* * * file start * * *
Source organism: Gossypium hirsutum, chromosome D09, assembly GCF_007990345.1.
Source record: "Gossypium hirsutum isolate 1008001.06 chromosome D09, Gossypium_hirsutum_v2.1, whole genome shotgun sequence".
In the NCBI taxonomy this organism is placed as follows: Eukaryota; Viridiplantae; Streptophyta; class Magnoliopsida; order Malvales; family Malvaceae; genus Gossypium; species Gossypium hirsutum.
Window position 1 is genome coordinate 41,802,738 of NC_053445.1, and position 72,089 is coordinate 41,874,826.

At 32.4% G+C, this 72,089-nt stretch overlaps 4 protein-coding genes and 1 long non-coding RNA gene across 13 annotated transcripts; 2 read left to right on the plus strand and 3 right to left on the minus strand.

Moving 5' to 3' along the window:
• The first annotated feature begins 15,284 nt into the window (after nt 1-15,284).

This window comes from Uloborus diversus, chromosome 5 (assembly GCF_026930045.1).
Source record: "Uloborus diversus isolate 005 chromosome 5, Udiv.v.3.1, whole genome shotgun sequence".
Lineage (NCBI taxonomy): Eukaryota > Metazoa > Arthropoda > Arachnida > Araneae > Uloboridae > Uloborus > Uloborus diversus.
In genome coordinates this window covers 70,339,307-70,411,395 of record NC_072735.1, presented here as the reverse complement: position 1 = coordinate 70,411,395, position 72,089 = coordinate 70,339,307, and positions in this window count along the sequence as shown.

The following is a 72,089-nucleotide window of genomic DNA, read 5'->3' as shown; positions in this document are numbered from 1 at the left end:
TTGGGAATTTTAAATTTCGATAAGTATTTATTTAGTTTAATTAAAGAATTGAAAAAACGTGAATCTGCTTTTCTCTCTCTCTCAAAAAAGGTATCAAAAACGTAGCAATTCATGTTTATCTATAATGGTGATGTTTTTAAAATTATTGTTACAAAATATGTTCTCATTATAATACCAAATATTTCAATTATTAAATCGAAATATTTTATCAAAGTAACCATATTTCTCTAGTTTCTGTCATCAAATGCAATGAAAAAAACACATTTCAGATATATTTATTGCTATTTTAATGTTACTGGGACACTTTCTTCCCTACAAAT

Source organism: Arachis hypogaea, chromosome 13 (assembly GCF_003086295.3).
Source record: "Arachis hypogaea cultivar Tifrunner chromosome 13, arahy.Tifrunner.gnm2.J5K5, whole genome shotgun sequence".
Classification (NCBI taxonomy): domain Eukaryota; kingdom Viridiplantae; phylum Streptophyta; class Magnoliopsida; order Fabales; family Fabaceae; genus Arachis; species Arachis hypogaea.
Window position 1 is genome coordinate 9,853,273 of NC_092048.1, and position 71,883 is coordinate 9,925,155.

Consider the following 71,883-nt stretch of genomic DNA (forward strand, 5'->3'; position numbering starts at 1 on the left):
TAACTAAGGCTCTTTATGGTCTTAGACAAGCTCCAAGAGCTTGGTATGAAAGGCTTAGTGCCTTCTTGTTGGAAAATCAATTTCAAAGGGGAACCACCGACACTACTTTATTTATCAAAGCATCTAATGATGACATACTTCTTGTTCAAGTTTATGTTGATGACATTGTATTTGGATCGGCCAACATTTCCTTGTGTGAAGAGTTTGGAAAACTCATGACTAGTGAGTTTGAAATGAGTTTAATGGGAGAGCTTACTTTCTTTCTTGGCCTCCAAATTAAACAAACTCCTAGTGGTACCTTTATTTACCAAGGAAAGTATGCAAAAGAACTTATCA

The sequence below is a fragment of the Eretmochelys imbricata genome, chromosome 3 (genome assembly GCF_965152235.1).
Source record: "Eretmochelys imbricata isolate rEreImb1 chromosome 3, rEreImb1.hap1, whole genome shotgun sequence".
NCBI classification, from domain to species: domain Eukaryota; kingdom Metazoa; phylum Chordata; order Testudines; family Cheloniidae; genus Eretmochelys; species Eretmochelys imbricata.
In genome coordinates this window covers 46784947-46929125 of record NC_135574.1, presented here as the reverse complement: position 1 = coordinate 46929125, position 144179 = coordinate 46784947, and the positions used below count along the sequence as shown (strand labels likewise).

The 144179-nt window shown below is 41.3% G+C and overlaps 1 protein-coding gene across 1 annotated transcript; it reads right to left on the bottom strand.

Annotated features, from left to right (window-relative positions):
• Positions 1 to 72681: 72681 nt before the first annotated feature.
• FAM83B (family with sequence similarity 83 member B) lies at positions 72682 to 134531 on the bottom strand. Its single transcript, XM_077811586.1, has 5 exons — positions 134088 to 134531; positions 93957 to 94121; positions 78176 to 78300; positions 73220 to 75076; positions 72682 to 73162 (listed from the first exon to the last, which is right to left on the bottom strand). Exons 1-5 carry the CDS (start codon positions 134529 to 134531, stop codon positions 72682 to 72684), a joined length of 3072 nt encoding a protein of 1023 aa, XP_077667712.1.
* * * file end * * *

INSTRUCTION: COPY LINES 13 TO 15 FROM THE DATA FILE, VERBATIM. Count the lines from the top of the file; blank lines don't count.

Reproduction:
TTGGGAATTTTAAATTTCGATAAGTATTTATTTAGTTTAATTAAAGAATTGAAAAAACGTGAATCTGCTTTTCTCTCTCTCTCAAAAAAGGTATCAAAAACGTAGCAATTCATGTTTATCTATAATGGTGATGTTTTTAAAATTATTGTTACAAAATATGTTCTCATTATAATACCAAATATTTCAATTATTAAATCGAAATATTTTATCAAAGTAACCATATTTCTCTAGTTTCTGTCATCAAATGCAATGAAAAAAACACATTTCAGATATATTTATTGCTATTTTAATGTTACTGGGACACTTTCTTCCCTACAAAT

Source organism: Arachis hypogaea, chromosome 13 (assembly GCF_003086295.3).
Source record: "Arachis hypogaea cultivar Tifrunner chromosome 13, arahy.Tifrunner.gnm2.J5K5, whole genome shotgun sequence".